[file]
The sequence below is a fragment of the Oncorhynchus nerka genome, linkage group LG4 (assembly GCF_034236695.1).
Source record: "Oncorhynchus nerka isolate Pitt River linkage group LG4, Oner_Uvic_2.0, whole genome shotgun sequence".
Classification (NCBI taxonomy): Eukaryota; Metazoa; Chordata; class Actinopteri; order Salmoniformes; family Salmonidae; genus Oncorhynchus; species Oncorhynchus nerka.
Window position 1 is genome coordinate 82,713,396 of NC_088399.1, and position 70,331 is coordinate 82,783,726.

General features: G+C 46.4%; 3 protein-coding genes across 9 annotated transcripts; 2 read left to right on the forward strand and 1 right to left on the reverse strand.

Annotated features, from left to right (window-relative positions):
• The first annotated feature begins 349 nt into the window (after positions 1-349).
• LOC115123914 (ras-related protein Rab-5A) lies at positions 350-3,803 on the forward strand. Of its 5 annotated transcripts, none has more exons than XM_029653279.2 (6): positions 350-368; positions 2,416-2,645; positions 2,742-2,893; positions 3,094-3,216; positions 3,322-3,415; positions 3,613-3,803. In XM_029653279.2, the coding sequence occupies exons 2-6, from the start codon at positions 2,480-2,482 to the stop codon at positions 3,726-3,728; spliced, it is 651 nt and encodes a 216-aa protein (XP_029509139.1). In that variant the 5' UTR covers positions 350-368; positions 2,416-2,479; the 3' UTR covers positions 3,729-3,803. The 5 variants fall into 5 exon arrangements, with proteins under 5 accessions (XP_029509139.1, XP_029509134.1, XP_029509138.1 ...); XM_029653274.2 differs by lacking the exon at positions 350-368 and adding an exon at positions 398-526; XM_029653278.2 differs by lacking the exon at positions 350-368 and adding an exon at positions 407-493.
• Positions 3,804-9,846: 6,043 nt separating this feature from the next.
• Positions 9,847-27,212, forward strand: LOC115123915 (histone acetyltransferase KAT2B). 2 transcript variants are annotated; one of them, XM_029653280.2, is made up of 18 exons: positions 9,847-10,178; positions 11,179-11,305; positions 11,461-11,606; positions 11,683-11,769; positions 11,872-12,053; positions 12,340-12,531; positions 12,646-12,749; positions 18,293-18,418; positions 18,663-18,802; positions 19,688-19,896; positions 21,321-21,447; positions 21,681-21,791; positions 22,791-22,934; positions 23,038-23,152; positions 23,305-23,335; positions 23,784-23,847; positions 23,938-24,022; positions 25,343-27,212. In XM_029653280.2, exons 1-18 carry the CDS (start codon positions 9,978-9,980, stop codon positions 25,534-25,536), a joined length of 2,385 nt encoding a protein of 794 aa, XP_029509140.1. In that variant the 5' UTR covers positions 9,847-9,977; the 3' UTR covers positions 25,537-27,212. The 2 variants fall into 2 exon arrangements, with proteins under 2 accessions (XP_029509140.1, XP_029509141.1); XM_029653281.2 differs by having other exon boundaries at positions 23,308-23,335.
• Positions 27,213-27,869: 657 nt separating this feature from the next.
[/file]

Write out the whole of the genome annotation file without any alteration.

The sequence below is a fragment of the Oncorhynchus nerka genome, linkage group LG4 (assembly GCF_034236695.1).
Source record: "Oncorhynchus nerka isolate Pitt River linkage group LG4, Oner_Uvic_2.0, whole genome shotgun sequence".
Classification (NCBI taxonomy): Eukaryota; Metazoa; Chordata; class Actinopteri; order Salmoniformes; family Salmonidae; genus Oncorhynchus; species Oncorhynchus nerka.
Window position 1 is genome coordinate 82,713,396 of NC_088399.1, and position 70,331 is coordinate 82,783,726.

General features: G+C 46.4%; 3 protein-coding genes across 9 annotated transcripts; 2 read left to right on the forward strand and 1 right to left on the reverse strand.

Annotated features, from left to right (window-relative positions):
• The first annotated feature begins 349 nt into the window (after positions 1-349).
• LOC115123914 (ras-related protein Rab-5A) lies at positions 350-3,803 on the forward strand. Of its 5 annotated transcripts, none has more exons than XM_029653279.2 (6): positions 350-368; positions 2,416-2,645; positions 2,742-2,893; positions 3,094-3,216; positions 3,322-3,415; positions 3,613-3,803. In XM_029653279.2, the coding sequence occupies exons 2-6, from the start codon at positions 2,480-2,482 to the stop codon at positions 3,726-3,728; spliced, it is 651 nt and encodes a 216-aa protein (XP_029509139.1). In that variant the 5' UTR covers positions 350-368; positions 2,416-2,479; the 3' UTR covers positions 3,729-3,803. The 5 variants fall into 5 exon arrangements, with proteins under 5 accessions (XP_029509139.1, XP_029509134.1, XP_029509138.1 ...); XM_029653274.2 differs by lacking the exon at positions 350-368 and adding an exon at positions 398-526; XM_029653278.2 differs by lacking the exon at positions 350-368 and adding an exon at positions 407-493.
• Positions 3,804-9,846: 6,043 nt separating this feature from the next.
• Positions 9,847-27,212, forward strand: LOC115123915 (histone acetyltransferase KAT2B). 2 transcript variants are annotated; one of them, XM_029653280.2, is made up of 18 exons: positions 9,847-10,178; positions 11,179-11,305; positions 11,461-11,606; positions 11,683-11,769; positions 11,872-12,053; positions 12,340-12,531; positions 12,646-12,749; positions 18,293-18,418; positions 18,663-18,802; positions 19,688-19,896; positions 21,321-21,447; positions 21,681-21,791; positions 22,791-22,934; positions 23,038-23,152; positions 23,305-23,335; positions 23,784-23,847; positions 23,938-24,022; positions 25,343-27,212. In XM_029653280.2, exons 1-18 carry the CDS (start codon positions 9,978-9,980, stop codon positions 25,534-25,536), a joined length of 2,385 nt encoding a protein of 794 aa, XP_029509140.1. In that variant the 5' UTR covers positions 9,847-9,977; the 3' UTR covers positions 25,537-27,212. The 2 variants fall into 2 exon arrangements, with proteins under 2 accessions (XP_029509140.1, XP_029509141.1); XM_029653281.2 differs by having other exon boundaries at positions 23,308-23,335.
• Positions 27,213-27,869: 657 nt separating this feature from the next.